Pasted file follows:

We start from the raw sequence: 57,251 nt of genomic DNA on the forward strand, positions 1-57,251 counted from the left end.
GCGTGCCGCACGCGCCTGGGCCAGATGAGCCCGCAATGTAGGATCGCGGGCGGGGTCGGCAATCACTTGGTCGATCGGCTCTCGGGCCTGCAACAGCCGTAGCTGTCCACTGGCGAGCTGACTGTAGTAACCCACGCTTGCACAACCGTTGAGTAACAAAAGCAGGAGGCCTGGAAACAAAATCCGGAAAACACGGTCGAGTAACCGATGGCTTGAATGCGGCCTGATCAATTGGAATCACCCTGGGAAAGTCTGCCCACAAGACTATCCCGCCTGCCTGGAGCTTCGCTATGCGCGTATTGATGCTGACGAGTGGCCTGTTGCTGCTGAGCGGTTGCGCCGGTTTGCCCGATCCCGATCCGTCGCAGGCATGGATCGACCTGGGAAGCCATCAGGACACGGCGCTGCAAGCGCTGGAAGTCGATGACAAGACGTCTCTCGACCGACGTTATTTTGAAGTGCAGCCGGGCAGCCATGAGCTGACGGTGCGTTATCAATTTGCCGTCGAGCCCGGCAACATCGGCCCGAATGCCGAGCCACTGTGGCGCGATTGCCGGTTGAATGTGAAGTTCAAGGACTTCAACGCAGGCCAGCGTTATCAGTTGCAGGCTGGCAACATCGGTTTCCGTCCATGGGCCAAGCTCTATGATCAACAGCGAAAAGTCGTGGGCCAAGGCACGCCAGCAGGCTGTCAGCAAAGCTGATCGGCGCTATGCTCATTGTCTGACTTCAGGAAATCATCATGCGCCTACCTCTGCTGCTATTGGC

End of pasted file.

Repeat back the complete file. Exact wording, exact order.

We start from the raw sequence: 57,251 nt of genomic DNA on the forward strand, positions 1-57,251 counted from the left end.
GCGTGCCGCACGCGCCTGGGCCAGATGAGCCCGCAATGTAGGATCGCGGGCGGGGTCGGCAATCACTTGGTCGATCGGCTCTCGGGCCTGCAACAGCCGTAGCTGTCCACTGGCGAGCTGACTGTAGTAACCCACGCTTGCACAACCGTTGAGTAACAAAAGCAGGAGGCCTGGAAACAAAATCCGGAAAACACGGTCGAGTAACCGATGGCTTGAATGCGGCCTGATCAATTGGAATCACCCTGGGAAAGTCTGCCCACAAGACTATCCCGCCTGCCTGGAGCTTCGCTATGCGCGTATTGATGCTGACGAGTGGCCTGTTGCTGCTGAGCGGTTGCGCCGGTTTGCCCGATCCCGATCCGTCGCAGGCATGGATCGACCTGGGAAGCCATCAGGACACGGCGCTGCAAGCGCTGGAAGTCGATGACAAGACGTCTCTCGACCGACGTTATTTTGAAGTGCAGCCGGGCAGCCATGAGCTGACGGTGCGTTATCAATTTGCCGTCGAGCCCGGCAACATCGGCCCGAATGCCGAGCCACTGTGGCGCGATTGCCGGTTGAATGTGAAGTTCAAGGACTTCAACGCAGGCCAGCGTTATCAGTTGCAGGCTGGCAACATCGGTTTCCGTCCATGGGCCAAGCTCTATGATCAACAGCGAAAAGTCGTGGGCCAAGGCACGCCAGCAGGCTGTCAGCAAAGCTGATCGGCGCTATGCTCATTGTCTGACTTCAGGAAATCATCATGCGCCTACCTCTGCTGCTATTGGC